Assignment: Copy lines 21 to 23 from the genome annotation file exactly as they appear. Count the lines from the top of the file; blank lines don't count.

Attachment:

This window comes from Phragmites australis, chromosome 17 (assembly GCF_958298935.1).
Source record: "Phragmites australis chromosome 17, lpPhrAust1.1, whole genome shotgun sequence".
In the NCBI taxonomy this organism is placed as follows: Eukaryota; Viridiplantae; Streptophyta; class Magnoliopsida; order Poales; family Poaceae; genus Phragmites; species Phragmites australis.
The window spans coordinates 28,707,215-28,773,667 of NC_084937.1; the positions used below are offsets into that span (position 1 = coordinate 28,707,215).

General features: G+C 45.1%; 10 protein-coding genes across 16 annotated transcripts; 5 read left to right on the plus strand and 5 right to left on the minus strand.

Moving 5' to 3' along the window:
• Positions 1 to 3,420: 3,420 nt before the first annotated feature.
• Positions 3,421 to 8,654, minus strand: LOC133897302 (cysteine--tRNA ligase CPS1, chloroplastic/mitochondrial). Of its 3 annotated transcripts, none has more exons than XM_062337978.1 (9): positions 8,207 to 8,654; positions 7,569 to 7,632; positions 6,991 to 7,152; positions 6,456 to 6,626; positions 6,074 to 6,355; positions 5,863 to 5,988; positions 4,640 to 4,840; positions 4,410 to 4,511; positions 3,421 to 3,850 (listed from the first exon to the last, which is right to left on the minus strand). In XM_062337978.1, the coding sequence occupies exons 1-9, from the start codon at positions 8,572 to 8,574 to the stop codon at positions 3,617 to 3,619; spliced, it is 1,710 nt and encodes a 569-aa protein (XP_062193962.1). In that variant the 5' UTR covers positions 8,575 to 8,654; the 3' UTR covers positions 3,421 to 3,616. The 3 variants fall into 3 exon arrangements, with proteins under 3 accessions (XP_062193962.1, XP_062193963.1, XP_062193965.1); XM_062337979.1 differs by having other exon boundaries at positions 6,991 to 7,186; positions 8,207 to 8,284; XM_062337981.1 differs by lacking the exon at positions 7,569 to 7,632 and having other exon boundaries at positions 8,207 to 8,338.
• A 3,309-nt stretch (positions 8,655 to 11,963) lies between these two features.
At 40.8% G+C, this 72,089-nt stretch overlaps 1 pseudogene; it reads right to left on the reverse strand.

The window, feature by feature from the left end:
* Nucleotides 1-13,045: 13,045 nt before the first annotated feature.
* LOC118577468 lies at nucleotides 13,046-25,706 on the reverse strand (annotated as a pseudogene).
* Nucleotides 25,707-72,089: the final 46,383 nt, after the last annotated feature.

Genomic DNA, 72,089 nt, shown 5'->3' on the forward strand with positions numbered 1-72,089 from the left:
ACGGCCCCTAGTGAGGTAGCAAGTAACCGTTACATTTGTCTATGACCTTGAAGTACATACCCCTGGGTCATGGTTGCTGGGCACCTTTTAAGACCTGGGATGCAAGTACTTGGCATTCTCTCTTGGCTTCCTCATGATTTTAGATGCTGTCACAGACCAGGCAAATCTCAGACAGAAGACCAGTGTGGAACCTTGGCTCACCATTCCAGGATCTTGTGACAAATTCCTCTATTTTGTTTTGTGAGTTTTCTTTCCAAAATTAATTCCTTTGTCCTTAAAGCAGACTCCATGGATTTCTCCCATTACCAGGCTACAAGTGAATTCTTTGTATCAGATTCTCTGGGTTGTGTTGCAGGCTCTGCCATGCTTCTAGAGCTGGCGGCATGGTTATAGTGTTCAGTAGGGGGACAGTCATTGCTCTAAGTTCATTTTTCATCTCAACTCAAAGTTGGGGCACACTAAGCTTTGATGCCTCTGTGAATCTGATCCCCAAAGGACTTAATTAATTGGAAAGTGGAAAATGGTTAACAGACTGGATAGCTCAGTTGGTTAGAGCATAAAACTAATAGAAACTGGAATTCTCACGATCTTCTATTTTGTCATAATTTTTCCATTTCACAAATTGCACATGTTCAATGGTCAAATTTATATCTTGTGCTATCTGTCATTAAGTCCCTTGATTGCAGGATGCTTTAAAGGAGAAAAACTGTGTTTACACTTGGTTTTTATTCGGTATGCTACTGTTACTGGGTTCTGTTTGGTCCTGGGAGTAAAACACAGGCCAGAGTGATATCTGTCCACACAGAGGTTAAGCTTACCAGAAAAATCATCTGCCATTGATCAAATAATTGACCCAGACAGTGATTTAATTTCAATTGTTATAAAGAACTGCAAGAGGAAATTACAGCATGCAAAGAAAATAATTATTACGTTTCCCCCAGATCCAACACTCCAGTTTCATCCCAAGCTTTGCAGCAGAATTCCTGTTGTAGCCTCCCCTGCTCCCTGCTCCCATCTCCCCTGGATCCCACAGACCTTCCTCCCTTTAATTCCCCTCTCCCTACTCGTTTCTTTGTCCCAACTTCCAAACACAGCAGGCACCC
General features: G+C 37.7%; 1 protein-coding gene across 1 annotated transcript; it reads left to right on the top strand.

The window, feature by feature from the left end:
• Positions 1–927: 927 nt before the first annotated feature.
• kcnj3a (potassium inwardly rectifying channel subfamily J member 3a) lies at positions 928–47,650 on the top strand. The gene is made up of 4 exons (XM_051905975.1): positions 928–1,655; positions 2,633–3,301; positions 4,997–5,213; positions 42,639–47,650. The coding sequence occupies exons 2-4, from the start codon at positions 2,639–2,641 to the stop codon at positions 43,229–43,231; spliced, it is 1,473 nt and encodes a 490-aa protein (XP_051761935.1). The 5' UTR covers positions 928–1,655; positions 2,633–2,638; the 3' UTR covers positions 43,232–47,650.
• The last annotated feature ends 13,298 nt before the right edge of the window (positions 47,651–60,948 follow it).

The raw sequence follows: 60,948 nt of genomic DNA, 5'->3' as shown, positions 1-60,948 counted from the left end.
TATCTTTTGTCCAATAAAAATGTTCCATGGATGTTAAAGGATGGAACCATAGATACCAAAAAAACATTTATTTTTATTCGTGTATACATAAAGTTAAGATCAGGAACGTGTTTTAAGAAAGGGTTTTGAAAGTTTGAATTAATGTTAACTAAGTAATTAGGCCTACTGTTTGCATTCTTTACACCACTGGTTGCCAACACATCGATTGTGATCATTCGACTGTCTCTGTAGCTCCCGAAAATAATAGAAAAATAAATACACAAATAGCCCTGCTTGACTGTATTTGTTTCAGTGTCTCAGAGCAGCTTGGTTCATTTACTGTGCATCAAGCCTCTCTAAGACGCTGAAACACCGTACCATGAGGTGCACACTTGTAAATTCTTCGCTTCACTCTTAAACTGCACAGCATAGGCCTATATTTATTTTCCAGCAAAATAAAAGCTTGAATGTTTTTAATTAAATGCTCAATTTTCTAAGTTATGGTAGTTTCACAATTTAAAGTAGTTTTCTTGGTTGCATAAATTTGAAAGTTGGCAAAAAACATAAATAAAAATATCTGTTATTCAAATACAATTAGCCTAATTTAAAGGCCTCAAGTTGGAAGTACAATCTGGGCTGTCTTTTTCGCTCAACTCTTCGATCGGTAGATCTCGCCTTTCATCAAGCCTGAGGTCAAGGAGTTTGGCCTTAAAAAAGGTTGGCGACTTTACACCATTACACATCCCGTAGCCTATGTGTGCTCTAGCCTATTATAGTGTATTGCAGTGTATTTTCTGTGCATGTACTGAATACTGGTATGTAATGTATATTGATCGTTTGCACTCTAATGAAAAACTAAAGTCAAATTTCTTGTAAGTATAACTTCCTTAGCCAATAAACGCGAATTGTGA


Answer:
• The last annotated feature ends 13,298 nt before the right edge of the window (positions 47,651–60,948 follow it).

The raw sequence follows: 60,948 nt of genomic DNA, 5'->3' as shown, positions 1-60,948 counted from the left end.
TATCTTTTGTCCAATAAAAATGTTCCATGGATGTTAAAGGATGGAACCATAGATACCAAAAAAACATTTATTTTTATTCGTGTATACATAAAGTTAAGATCAGGAACGTGTTTTAAGAAAGGGTTTTGAAAGTTTGAATTAATGTTAACTAAGTAATTAGGCCTACTGTTTGCATTCTTTACACCACTGGTTGCCAACACATCGATTGTGATCATTCGACTGTCTCTGTAGCTCCCGAAAATAATAGAAAAATAAATACACAAATAGCCCTGCTTGACTGTATTTGTTTCAGTGTCTCAGAGCAGCTTGGTTCATTTACTGTGCATCAAGCCTCTCTAAGACGCTGAAACACCGTACCATGAGGTGCACACTTGTAAATTCTTCGCTTCACTCTTAAACTGCACAGCATAGGCCTATATTTATTTTCCAGCAAAATAAAAGCTTGAATGTTTTTAATTAAATGCTCAATTTTCTAAGTTATGGTAGTTTCACAATTTAAAGTAGTTTTCTTGGTTGCATAAATTTGAAAGTTGGCAAAAAACATAAATAAAAATATCTGTTATTCAAATACAATTAGCCTAATTTAAAGGCCTCAAGTTGGAAGTACAATCTGGGCTGTCTTTTTCGCTCAACTCTTCGATCGGTAGATCTCGCCTTTCATCAAGCCTGAGGTCAAGGAGTTTGGCCTTAAAAAAGGTTGGCGACTTTACACCATTACACATCCCGTAGCCTATGTGTGCTCTAGCCTATTATAGTGTATTGCAGTGTATTTTCTGTGCATGTACTGAATACTGGTATGTAATGTATATTGATCGTTTGCACTCTAATGAAAAACTAAAGTCAAATTTCTTGTAAGTATAACTTCCTTAGCCAATAAACGCGAATTGTGA